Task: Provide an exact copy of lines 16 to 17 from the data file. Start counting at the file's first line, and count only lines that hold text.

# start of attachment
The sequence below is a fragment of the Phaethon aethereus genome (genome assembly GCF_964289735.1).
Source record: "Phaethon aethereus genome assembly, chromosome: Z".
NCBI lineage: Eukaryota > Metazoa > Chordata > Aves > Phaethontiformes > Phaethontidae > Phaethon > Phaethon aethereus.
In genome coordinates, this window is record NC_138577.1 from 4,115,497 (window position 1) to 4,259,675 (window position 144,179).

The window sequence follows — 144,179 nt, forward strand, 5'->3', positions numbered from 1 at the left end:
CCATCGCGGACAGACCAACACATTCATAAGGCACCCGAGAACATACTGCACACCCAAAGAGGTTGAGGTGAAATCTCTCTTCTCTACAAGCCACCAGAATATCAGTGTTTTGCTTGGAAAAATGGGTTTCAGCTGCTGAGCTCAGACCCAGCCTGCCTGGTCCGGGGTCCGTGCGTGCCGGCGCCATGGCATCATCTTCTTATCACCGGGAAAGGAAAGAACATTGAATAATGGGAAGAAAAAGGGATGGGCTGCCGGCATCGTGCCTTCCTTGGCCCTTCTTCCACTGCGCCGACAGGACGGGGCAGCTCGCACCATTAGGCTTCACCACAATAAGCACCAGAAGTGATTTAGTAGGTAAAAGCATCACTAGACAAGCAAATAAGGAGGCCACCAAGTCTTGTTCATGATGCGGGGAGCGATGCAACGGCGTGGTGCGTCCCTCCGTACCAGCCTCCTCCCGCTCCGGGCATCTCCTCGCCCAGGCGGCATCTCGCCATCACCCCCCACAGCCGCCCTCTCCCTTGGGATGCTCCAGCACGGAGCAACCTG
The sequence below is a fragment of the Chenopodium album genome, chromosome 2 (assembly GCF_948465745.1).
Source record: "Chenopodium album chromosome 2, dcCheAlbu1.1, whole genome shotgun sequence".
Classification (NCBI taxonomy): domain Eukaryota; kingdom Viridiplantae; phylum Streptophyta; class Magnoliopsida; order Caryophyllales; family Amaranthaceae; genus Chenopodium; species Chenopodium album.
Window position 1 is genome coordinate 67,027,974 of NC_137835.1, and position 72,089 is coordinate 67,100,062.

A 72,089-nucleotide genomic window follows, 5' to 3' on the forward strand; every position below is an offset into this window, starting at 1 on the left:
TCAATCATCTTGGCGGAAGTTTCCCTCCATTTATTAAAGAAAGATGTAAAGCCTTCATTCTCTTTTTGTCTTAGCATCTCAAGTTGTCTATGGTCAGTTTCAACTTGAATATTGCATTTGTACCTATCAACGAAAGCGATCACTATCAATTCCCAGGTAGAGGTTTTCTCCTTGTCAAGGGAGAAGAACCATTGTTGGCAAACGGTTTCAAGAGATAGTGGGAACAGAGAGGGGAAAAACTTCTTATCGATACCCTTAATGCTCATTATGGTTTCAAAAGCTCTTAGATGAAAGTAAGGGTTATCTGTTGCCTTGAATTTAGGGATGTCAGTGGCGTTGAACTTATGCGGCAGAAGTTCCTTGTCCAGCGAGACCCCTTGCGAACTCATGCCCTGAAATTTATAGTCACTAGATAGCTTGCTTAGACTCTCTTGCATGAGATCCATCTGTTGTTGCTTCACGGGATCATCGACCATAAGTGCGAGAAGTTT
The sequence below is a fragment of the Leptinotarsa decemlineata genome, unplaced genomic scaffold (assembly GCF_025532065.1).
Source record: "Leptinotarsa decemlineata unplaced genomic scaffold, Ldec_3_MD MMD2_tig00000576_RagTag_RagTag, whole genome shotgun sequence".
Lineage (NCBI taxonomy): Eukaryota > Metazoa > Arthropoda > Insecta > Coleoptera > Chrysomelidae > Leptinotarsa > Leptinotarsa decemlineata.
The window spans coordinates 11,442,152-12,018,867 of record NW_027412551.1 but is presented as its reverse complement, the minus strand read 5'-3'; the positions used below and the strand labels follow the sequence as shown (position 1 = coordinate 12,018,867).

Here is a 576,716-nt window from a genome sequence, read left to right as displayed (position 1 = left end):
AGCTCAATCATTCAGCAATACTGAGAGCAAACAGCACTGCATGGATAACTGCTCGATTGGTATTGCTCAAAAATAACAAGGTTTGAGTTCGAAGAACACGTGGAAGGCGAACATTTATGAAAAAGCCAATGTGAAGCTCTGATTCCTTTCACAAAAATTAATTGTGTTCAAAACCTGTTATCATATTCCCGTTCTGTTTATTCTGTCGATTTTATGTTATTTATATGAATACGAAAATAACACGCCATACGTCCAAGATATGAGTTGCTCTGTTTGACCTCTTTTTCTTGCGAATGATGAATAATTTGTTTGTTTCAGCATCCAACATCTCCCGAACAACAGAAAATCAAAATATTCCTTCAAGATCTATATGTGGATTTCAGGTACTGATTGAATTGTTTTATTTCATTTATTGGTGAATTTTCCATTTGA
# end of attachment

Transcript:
The window spans coordinates 11,442,152-12,018,867 of record NW_027412551.1 but is presented as its reverse complement, the minus strand read 5'-3'; the positions used below and the strand labels follow the sequence as shown (position 1 = coordinate 12,018,867).

Here is a 576,716-nt window from a genome sequence, read left to right as displayed (position 1 = left end):